No, because correlation is a unitless quantity. As you use volatilities to do the scaling, the $\sqrt{252}$ factor should already be taken into account in them. If you take a correlation of 1 between two assets, multiplying your correlation matrix by a factor $C \neq 1$ risks either to underestimate correlations (by hiding perfect (anti)correlations) or have ...


4

Many pension funds use projected asset class returns (capital market assumptions or CMAs) and backward-looking estimates of volatilities and correlations to set the strategic asset allocation. A 10-year period for the return projection is typical. The determination of actual weights is more or less an exercise in constrained mean-variance optimization. ...


4

The source of the problem is twofold: Dimensionality of variance directions is low (most directions have close to 0 variance) Portfolio Optimization is prone to an unstable covariance matrix (which almost always is the case) And now I will try to explain what that means in more detail and then sum it up in a simple, intuitive statement: If you have a ...


3

It depends on what makes more economic sense: If you are calculating CAGR for FX (which is traded effectively 24/7) strategy returns for instance, it would seem fair to use 365.25 calendar days. If you are calculating CAGR for internal reporting of trading strategy returns on a product with 5 market sessions per week, it would seem fair to use 252 calendar ...


3

Your intuition is not exactly right. To start with often the facts that small minus big or high minus low explain the cross-section of returns is called a puzzle. It is called a puzzle precisely because there is no unifying explanation for them. It is fairly agreed among academics that the Size effect is most likely a January effect, or probably it even ...


3

Evans and Schmitz (2015) might give an answer to your question if the Fama-French factors are indeed working or not. Value, size and momentum have a long history as stock price predictors, and similar indicators have been applied to stock indices in order to predict the performance of one national index against another. Published back tests of trading ...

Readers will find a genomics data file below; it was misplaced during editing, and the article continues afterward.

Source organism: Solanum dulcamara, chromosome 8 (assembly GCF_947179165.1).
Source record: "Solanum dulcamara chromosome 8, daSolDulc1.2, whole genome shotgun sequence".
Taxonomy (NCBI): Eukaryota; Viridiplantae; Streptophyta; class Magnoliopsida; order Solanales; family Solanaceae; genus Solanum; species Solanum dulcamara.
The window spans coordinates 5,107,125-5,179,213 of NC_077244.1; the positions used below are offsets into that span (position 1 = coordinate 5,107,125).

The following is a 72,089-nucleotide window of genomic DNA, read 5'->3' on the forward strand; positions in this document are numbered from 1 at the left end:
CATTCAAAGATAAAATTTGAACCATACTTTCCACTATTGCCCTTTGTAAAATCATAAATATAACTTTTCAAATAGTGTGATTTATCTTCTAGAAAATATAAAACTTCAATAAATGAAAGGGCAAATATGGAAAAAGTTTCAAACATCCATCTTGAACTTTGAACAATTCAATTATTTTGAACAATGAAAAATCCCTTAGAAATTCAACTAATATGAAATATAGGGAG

3

The answer depends on what model you assume for the underlying. The situation, that the underlying can become negative also occures for interest rate spreads and even for interest rates. Here some people use absolute changes, that is $X_{i} - X_{i-1}$ instead of relative changes $\frac{X_{i} - X_{i-1}}{X_{i-1}}$ or (which is almost the same as relative ...


3

I think you need to exactly define which ratio you are talking about. For example the ex-post Sharpe ratio's components are all well known. You have your realized returns, risk free returns (or whatever other benchmark you define your excess returns against) and realized volatility of returns. For realized asset returns you should not use log returns but ...


3

It looks like 1 and 2 are different portfolios of companies. 1 is a portfolio of dual-listed companies, and 2 is a portfolio of everything in the "market". Once you have constructed these these portfolios, let's say you put the returns for every time step into a vector, call it r, then the average return would be mean(r). You need some clarification as ...


3

In a nutshell, this is the "variance drag" problem. The mechanics of how you short something matter, and it's relevant to the discussion of levered/inverse ETFs that behave differently from classic/vanilla positions. Consider an XYZ future at 100. A day later it's 1% up, at 101. Two days later, it's up 1% again, at 102.1. If I go long, I make 2.1 profit. ...


3

For some clarification, what assets are you allocating and what is the objective? Does it include stocks, bonds, real estate, etc.? Do you care about returns, volatility, drawdown, etc? Assuming the answers are yes and you are concerned with what is usually referred to as asset allocation, I would next ask why you want to completely ignore historical ...


3

EWMA (and other sort of moving averages) introduces positive autocorrelation into otherwise uncorrelated returns. The fitted values of EWMA are linear combinations of past returns, and the constituent elements of these combinations overlap. Therefore, positive autocorrelation arises. If you have autocorrelated returns to begin with, they would in all ...


2

Another important reason for using risk-adjusted returns is to disentangle "skill" from "risk-taking". Think of a equation for a fund's performance like: $r_{i,t}-r_f=\alpha_i+\epsilon_{i,t}$ where $\alpha_i$ gives you the average excess return of fund $i$. Alpha is often interpreted as measure of a managers' skill in timing the market and selecting ...


2

You can compute daily gross returns and then simply multiply them: $R_w=\prod_i \left(1+R_i \right)-1$, where $R_i=P_{close,i}/P_{close,i-1}-1$


2

If you do step 1 and step 2 every day, then you indeed assume that you rebalance the strategy every day. If you want to assume differently, for example monthly, you need to first compound the returns for each asset separately during the whole month and then do a weighted sum of the compounded returns using the weights of each asset at the beginning of the ...